Aston Villa Backbone and Getting the Midfield Mix Right – GBU

With Aston Villa’s fortunes more good and less ugly nowadays, MOMS podcast contributor Phil Shaw resurrects ‘The Good, Bad & Ugly’, an old favourite MOMS column that started over eight years ago on the site…

By Phil Shaw

Right, if we’ve all got our fantasy football teams adjusted, let’s begin with this week’s Good, Bad and Ugly.

The Good

The last time Villa went two goals down to Leicester City, it was one of the worst performances in recent years. In the last game with crowds, Villa capitulated and ended up losing by four goals. 

After twenty-five minutes and trailing by two goals, things felt like they may get worse than that wet night at the King Power.

This Villa team has a backbone. Even when they have been useless in defence, even without Jack Grealish and more noticeably Matty Cash, they dug deep and stemmed the flow of Leicester attacks.

It wasn’t free flowing or pretty, but after half-time Villa not only got a goal through Bertrand Traore, they were the better team in the second half. Mings and Konsa nullified Jamie Vardy, and Ahmed Elmohamady eventually got to grips with the excellent Harvey Barnes.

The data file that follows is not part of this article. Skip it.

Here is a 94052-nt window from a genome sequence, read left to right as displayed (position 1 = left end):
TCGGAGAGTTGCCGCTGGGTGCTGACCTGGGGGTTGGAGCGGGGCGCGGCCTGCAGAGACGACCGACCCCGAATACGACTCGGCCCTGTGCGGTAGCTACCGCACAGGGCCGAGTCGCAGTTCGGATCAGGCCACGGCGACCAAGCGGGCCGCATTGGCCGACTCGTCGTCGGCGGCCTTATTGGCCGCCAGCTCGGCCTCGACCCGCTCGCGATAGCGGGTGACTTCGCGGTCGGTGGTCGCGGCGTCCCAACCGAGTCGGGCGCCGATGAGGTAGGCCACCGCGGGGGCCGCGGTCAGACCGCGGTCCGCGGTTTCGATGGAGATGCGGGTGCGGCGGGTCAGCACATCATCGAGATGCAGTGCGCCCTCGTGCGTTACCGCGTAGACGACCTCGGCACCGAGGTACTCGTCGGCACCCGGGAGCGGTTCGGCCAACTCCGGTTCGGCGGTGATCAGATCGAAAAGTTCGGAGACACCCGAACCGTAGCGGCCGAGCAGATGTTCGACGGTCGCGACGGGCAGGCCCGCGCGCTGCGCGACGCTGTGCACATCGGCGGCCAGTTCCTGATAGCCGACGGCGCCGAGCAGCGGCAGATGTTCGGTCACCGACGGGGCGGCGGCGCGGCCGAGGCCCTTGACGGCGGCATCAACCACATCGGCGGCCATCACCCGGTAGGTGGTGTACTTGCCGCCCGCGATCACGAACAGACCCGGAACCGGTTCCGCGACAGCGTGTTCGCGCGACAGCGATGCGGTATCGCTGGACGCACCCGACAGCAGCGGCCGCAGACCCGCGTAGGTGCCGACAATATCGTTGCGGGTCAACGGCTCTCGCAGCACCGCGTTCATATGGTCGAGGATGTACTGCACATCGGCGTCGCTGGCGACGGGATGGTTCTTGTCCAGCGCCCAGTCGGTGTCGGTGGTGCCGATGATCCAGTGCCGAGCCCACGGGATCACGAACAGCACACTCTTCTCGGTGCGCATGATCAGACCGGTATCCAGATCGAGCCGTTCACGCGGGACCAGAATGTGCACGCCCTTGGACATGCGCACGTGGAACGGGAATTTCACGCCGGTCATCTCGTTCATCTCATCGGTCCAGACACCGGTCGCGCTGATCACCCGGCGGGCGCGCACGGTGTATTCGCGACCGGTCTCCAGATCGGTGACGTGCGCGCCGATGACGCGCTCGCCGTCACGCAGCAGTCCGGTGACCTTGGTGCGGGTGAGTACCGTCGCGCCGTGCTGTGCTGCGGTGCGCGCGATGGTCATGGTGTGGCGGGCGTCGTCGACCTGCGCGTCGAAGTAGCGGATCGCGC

Despite not being able to grab an equaliser, Villa showed they could compete with one of the most efficient teams in the league. With the form the team are in, and the run of games coming up, they will need to have this character and backbone from the beginning of games rather than when their backs are up against the wall. 

If that proves to be the case, the good times are here to stay.

Villan of the Week — Jacob Ramsey

When this strange season started, Jacob Ramsey wasn’t the name many Villa fans were calling on to sort out the midfield issues. Despite two goals against Arsenal in a pre-season friendly, Ramsey was very much one for the future. 

With Leeds United approaching, Ramsey is the name on everyone’s lips to sort out the dysfunctional midfield. Another energetic and efficient cameo, like the one against Leicester, and his name will be on Dean Smith’s lips also.